To See or Not to See? It's Time to Focus on AR Glasses

Augmented Reality (AR) pioneer and Intel Corporation Research Manager Ronald Azuma has said that the current most important challenge of the field is to develop useful and meaningful consumer-ready AR that goes beyond the gimmick. At the recent Electronic Imagining 2018 conference, Azuma also said that we should re-frame the challenge with AR headsets and glasses by seeing their design as an opportunity to help consumers see better.

At just under 53 minutes, Azuma’s presentation is an investment in time, but a highly recommended one whether you are an AR newcomer, user, developer or anything in between.

You can watch it here. You can also get a good overview of it via this Next Reality article.

In researching virtual reality (VR) for months, I have also had to keep up on the AR field, as you can’t talk about one without the other even though they are so different – they face similar issues. Azuma’s presentation had the clearest and most to the point information that I have come across yet. Also appealing is how down-to-earth Azuma is about the topic. So often, you hear the exaggerated marketing talk of “the best” this or “the breakthrough” that or the “real game-changer”. Azuma leaves the superlatives out speaks in a language that even non-technical people can understand.

It is getting more and more important for even the layperson to understand the potential of AR and how far it can go beyond the Pokémon Go experience.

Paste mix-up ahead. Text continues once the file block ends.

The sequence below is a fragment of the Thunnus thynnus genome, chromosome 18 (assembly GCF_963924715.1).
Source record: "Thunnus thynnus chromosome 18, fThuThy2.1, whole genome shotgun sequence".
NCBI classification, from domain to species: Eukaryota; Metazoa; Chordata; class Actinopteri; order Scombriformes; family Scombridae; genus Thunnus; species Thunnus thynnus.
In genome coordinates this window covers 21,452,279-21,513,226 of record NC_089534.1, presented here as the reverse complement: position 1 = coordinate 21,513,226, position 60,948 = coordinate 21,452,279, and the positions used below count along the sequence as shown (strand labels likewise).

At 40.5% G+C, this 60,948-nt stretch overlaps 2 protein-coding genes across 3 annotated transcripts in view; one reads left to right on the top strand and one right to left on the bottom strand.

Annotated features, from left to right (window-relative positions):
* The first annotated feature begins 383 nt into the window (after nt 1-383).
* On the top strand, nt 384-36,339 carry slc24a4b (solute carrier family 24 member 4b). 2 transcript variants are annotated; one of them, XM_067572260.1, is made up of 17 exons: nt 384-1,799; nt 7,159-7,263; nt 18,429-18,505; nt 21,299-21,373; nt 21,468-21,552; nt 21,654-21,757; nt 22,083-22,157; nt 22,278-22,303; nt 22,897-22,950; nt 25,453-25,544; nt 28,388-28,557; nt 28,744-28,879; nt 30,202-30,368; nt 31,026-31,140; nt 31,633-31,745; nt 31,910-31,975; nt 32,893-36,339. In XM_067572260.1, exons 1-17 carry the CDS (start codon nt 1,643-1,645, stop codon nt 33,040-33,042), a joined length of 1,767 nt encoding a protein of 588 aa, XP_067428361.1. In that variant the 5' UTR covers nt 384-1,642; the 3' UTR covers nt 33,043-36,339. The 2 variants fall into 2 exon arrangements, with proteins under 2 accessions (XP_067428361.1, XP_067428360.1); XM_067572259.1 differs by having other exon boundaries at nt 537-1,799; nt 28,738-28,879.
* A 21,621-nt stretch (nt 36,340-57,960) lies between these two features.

Azuma talks about the importance and benefits of AR use for companies for training and marketing and uses that do not even exist yet. But if AR only gets picked up in the world of industry and enterprise then it will remain niche, he says. He talks about consumer uses such as creating personal stories, with his wedding as an example. He takes us to the gazebo he got married in and imagines using AR to fill it in with memories. The power of being able to fill in real spaces with meaningful objects that you can interact with could really appeal to the consumer. Azuma sees AR’s potential to connect people with everyday spaces in a personal, often small-scale, yet spectacular way.

Whether for AR or VR, the biggest complaints always come down to the headsets, the glasses, the cables and the gadgets, among other issues such as field of vision, light reflection, quality of image and so forth. Every time I put on a shared headset, I have to admit; I get kind of grossed out by the eye smears and sweat left behind by someone else on the glass and the fabric. My multifocal glasses become malformed and blurry every time I have to adjust the glasses or program, which unfortunately is a lot (but that’s for another post).